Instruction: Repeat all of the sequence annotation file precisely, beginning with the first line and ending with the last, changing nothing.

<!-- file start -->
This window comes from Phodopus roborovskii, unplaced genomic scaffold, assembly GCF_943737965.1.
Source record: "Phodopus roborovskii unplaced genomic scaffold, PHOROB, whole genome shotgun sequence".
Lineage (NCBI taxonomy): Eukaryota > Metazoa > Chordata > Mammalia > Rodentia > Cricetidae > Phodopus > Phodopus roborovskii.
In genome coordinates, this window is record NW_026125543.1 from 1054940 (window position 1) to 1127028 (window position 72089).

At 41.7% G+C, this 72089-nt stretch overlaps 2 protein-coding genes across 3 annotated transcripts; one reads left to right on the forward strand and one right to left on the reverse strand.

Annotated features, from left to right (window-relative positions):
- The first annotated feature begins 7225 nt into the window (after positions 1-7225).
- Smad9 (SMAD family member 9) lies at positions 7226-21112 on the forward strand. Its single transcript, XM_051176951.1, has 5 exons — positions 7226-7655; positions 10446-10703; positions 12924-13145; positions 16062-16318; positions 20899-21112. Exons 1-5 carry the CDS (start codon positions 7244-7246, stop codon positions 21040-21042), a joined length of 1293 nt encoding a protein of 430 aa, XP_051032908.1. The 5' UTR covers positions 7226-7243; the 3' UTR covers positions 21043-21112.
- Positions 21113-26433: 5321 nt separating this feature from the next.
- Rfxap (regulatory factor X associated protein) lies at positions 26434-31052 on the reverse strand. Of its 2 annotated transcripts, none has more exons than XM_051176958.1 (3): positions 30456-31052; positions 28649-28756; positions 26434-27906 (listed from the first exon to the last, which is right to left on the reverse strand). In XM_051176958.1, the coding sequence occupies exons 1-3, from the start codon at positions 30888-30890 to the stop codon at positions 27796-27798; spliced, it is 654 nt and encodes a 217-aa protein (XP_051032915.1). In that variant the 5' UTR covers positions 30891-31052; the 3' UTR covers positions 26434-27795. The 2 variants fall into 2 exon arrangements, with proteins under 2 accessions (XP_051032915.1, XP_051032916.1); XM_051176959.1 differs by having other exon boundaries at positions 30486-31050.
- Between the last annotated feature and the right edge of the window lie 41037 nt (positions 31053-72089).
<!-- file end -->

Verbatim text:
This window comes from Phodopus roborovskii, unplaced genomic scaffold, assembly GCF_943737965.1.
Source record: "Phodopus roborovskii unplaced genomic scaffold, PHOROB, whole genome shotgun sequence".
Lineage (NCBI taxonomy): Eukaryota > Metazoa > Chordata > Mammalia > Rodentia > Cricetidae > Phodopus > Phodopus roborovskii.
In genome coordinates, this window is record NW_026125543.1 from 1054940 (window position 1) to 1127028 (window position 72089).

At 41.7% G+C, this 72089-nt stretch overlaps 2 protein-coding genes across 3 annotated transcripts; one reads left to right on the forward strand and one right to left on the reverse strand.

Annotated features, from left to right (window-relative positions):
- The first annotated feature begins 7225 nt into the window (after positions 1-7225).
- Smad9 (SMAD family member 9) lies at positions 7226-21112 on the forward strand. Its single transcript, XM_051176951.1, has 5 exons — positions 7226-7655; positions 10446-10703; positions 12924-13145; positions 16062-16318; positions 20899-21112. Exons 1-5 carry the CDS (start codon positions 7244-7246, stop codon positions 21040-21042), a joined length of 1293 nt encoding a protein of 430 aa, XP_051032908.1. The 5' UTR covers positions 7226-7243; the 3' UTR covers positions 21043-21112.
- Positions 21113-26433: 5321 nt separating this feature from the next.
- Rfxap (regulatory factor X associated protein) lies at positions 26434-31052 on the reverse strand. Of its 2 annotated transcripts, none has more exons than XM_051176958.1 (3): positions 30456-31052; positions 28649-28756; positions 26434-27906 (listed from the first exon to the last, which is right to left on the reverse strand). In XM_051176958.1, the coding sequence occupies exons 1-3, from the start codon at positions 30888-30890 to the stop codon at positions 27796-27798; spliced, it is 654 nt and encodes a 217-aa protein (XP_051032915.1). In that variant the 5' UTR covers positions 30891-31052; the 3' UTR covers positions 26434-27795. The 2 variants fall into 2 exon arrangements, with proteins under 2 accessions (XP_051032915.1, XP_051032916.1); XM_051176959.1 differs by having other exon boundaries at positions 30486-31050.
- Between the last annotated feature and the right edge of the window lie 41037 nt (positions 31053-72089).